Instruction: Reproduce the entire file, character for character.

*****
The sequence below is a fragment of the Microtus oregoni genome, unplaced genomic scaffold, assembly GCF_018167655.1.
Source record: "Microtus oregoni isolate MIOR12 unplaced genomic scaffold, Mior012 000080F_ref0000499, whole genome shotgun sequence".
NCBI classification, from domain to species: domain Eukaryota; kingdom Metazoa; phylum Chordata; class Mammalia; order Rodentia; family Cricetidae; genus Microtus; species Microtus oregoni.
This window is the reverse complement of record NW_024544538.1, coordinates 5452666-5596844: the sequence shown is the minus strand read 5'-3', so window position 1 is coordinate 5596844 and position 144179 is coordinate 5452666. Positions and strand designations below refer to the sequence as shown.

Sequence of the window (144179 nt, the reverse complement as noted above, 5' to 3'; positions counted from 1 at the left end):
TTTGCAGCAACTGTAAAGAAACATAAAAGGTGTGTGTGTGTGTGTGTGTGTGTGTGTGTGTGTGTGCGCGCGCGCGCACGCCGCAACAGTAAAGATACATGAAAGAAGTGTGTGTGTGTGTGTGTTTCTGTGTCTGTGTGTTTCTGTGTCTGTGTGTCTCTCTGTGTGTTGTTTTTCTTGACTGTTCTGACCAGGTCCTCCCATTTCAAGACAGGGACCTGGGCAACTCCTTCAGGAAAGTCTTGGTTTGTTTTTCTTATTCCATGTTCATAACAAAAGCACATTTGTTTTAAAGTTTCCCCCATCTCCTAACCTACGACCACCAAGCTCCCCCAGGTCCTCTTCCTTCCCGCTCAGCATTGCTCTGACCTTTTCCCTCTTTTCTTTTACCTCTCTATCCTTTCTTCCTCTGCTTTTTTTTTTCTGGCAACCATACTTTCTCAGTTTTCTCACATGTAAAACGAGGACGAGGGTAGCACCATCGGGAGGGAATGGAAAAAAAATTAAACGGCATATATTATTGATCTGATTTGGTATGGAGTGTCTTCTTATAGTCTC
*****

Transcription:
The sequence below is a fragment of the Microtus oregoni genome, unplaced genomic scaffold, assembly GCF_018167655.1.
Source record: "Microtus oregoni isolate MIOR12 unplaced genomic scaffold, Mior012 000080F_ref0000499, whole genome shotgun sequence".
NCBI classification, from domain to species: domain Eukaryota; kingdom Metazoa; phylum Chordata; class Mammalia; order Rodentia; family Cricetidae; genus Microtus; species Microtus oregoni.
This window is the reverse complement of record NW_024544538.1, coordinates 5452666-5596844: the sequence shown is the minus strand read 5'-3', so window position 1 is coordinate 5596844 and position 144179 is coordinate 5452666. Positions and strand designations below refer to the sequence as shown.

Sequence of the window (144179 nt, the reverse complement as noted above, 5' to 3'; positions counted from 1 at the left end):
TTTGCAGCAACTGTAAAGAAACATAAAAGGTGTGTGTGTGTGTGTGTGTGTGTGTGTGTGTGTGTGCGCGCGCGCGCACGCCGCAACAGTAAAGATACATGAAAGAAGTGTGTGTGTGTGTGTGTTTCTGTGTCTGTGTGTTTCTGTGTCTGTGTGTCTCTCTGTGTGTTGTTTTTCTTGACTGTTCTGACCAGGTCCTCCCATTTCAAGACAGGGACCTGGGCAACTCCTTCAGGAAAGTCTTGGTTTGTTTTTCTTATTCCATGTTCATAACAAAAGCACATTTGTTTTAAAGTTTCCCCCATCTCCTAACCTACGACCACCAAGCTCCCCCAGGTCCTCTTCCTTCCCGCTCAGCATTGCTCTGACCTTTTCCCTCTTTTCTTTTACCTCTCTATCCTTTCTTCCTCTGCTTTTTTTTTTCTGGCAACCATACTTTCTCAGTTTTCTCACATGTAAAACGAGGACGAGGGTAGCACCATCGGGAGGGAATGGAAAAAAAATTAAACGGCATATATTATTGATCTGATTTGGTATGGAGTGTCTTCTTATAGTCTC